This is the first series of 'Special Branch', produced by Thames Television in 1969, and many of you may recall it from its later revamp, in 1973, by Euston Films, and starring the legendary George Sewell and Patrick Mower. These are the first 13 episodes, studio based VT with some location filming, with the original line-up of Derren Nesbitt, Wensley Pithey, Fulton MacKay and Morris Perry.
Essentially, the stories, edited by George Markstein in this and the 1970 series concern various threats to international security - communist students, Russian diplomats. With Patrick McGoohan, Markstein was the co-creator of the classic series 'The Prisoner' and he also the produced the 1970-1971 series 'Man at the Top' and contributed to 'Callan'.
The first episode 'Troika' opens the series, and begins a plot line that continues over into the second series. A sting operation against a ring of spies working for the Russians goes tits up and heads will roll. One of the operatives manages to get a coded message out to Moscow and escapes the closing net. This is a strong opener and basically sets the template for the two series that runs from 1969 through to 1970. It's primarily a studio based series at this point with only a few inserts of location filming. What's striking here is the instant charisma of Derren Nesbitt as Detective Chief Inspector, a slightly frustrated, dandy policeman very keen on the ladies. He's coupled with Wensley Pithey as the supremely grouchy old timer Supt. Eden, later replaced towards the end of this run by Fulton Mackay as Det. Supt. Inman, and the utterly wonderful Morris Perry as the slimy, manipulating and rather amoral Charles Moxon. Moxon is certainly the series most interesting character and he uses his various schemes to nail suspects without bothering to keep both Eden and Inman in the loop, often undermining them in the process. So it's a spiky set of relationships between the officers. And that's the major reason for watching this - a group of good actors at the top of their game instantly providing us with memorable characters.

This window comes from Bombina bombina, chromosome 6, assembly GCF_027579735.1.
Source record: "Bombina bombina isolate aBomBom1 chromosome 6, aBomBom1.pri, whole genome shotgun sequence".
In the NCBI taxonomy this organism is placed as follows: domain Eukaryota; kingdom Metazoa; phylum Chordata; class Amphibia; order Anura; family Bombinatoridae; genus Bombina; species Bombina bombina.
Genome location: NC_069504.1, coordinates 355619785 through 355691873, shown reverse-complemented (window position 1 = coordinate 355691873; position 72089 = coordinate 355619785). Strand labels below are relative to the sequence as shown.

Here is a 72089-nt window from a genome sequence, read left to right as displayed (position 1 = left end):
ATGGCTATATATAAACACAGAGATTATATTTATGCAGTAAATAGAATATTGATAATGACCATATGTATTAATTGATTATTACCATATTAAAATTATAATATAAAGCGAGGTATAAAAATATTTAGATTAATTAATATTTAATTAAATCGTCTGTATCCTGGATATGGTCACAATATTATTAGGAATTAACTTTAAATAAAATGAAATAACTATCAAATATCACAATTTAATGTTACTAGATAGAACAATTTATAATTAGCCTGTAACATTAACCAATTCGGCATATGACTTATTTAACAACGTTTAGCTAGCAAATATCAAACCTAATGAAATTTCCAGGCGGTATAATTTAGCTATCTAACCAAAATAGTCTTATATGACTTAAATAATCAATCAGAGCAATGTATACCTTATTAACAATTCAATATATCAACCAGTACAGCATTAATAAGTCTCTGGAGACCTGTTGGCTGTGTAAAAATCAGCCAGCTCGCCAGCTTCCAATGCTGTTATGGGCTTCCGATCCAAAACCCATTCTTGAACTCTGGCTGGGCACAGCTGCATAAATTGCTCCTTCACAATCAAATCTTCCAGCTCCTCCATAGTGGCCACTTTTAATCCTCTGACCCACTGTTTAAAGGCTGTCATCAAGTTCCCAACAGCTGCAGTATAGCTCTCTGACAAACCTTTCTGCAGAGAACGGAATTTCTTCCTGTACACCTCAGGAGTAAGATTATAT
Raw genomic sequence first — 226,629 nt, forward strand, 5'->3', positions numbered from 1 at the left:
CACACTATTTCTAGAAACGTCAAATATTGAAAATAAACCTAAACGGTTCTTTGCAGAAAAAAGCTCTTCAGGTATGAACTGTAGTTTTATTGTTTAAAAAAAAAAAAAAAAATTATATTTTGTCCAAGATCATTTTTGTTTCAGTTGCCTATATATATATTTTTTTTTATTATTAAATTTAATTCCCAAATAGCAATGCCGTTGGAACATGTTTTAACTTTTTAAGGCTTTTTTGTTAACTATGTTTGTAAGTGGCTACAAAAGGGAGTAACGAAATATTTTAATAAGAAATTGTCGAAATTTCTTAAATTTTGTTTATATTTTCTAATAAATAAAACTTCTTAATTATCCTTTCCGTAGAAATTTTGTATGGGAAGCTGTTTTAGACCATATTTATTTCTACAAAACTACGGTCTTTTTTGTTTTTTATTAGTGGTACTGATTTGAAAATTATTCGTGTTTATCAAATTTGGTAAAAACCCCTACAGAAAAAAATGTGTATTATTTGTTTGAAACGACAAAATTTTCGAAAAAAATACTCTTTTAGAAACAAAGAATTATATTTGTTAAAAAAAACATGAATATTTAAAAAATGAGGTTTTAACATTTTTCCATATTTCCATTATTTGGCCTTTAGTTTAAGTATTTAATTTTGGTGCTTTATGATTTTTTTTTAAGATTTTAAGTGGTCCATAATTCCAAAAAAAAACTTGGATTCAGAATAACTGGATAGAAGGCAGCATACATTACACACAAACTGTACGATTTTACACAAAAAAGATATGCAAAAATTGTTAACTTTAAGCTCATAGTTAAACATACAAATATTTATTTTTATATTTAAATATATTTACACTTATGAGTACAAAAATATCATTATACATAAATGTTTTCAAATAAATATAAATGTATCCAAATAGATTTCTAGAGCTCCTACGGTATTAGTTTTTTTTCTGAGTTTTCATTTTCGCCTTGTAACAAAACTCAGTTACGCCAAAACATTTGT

The episodes are pretty much a slow burn throughout. It's more about the restraint of the methods employed by the Branch here than it is about the later 'Sweeney' style viloence and car chases. In fact, I don't think there is one bona fide car chase in any of the 13 episodes here. The 'Troika' storyline is continued into a very powerful second episode 'Smokescreen' where Eden becomes culpable in the suicide of one of the Moscow contacts held in the Scrubs. The best of the run are 'A New Face' about student revolts (very spirit of '68), 'The Children Of Light, an investigation into a Moonie type cult, 'Short Change' which carries on the Troika plot line and keeps tabs on a recurring character Christine Morris, 'Care Of Her Majesty', a great Jordan centred episode with a typical 'Moxon pulls the rug' conclusion and the last episode 'Time Bomb' where political in-fighting in an oil rich Arab family now actually seems very contemporary.
If you enjoy good, studio based secret service type drama with a political edge then this is for you. Well worth it just for the consistently good performances from Nesbitt, Pithey, MacKay and Perry. Don't expect gun battles, car chases and 1970s library music tracks though. Well, not until 1973.
Special Branch - The Complete First Series (Network DVD 7952196)
Check out the Network website for web-exclusive releases: Network DVD
- Freelance writer and film and television researcher (for hire).
He has contributed to a number of books and websites about British archive television and cinema as well as recent television series including work for Moviemail, Frame Rated and Arrow Video. Publications include I.B Tauris's 'Doctor Who: The Eleventh Hour - A Critical
Celebration of the Matt Smith and Steven Moffat Era' (2013) and 'Doctor
Who - The Pandorica Opens' (2010).
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